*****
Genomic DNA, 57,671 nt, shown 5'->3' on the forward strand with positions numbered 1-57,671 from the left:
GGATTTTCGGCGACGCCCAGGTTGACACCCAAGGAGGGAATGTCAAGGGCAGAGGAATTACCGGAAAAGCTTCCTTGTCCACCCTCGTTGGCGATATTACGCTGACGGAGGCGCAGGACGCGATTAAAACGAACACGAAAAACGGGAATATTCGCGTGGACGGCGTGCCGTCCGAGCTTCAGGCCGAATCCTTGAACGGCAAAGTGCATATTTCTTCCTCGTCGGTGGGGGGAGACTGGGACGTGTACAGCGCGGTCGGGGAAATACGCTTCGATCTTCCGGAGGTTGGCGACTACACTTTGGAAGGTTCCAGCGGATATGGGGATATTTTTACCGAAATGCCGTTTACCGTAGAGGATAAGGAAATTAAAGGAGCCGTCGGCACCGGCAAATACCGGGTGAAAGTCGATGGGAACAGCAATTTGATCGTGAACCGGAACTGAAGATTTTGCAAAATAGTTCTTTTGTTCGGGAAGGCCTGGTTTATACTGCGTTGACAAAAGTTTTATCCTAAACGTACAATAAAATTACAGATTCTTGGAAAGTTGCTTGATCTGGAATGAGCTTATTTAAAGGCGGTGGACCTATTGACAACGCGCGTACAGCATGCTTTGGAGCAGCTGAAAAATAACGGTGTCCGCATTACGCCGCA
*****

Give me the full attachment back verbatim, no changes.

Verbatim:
Genomic DNA, 57,671 nt, shown 5'->3' on the forward strand with positions numbered 1-57,671 from the left:
GGATTTTCGGCGACGCCCAGGTTGACACCCAAGGAGGGAATGTCAAGGGCAGAGGAATTACCGGAAAAGCTTCCTTGTCCACCCTCGTTGGCGATATTACGCTGACGGAGGCGCAGGACGCGATTAAAACGAACACGAAAAACGGGAATATTCGCGTGGACGGCGTGCCGTCCGAGCTTCAGGCCGAATCCTTGAACGGCAAAGTGCATATTTCTTCCTCGTCGGTGGGGGGAGACTGGGACGTGTACAGCGCGGTCGGGGAAATACGCTTCGATCTTCCGGAGGTTGGCGACTACACTTTGGAAGGTTCCAGCGGATATGGGGATATTTTTACCGAAATGCCGTTTACCGTAGAGGATAAGGAAATTAAAGGAGCCGTCGGCACCGGCAAATACCGGGTGAAAGTCGATGGGAACAGCAATTTGATCGTGAACCGGAACTGAAGATTTTGCAAAATAGTTCTTTTGTTCGGGAAGGCCTGGTTTATACTGCGTTGACAAAAGTTTTATCCTAAACGTACAATAAAATTACAGATTCTTGGAAAGTTGCTTGATCTGGAATGAGCTTATTTAAAGGCGGTGGACCTATTGACAACGCGCGTACAGCATGCTTTGGAGCAGCTGAAAAATAACGGTGTCCGCATTACGCCGCA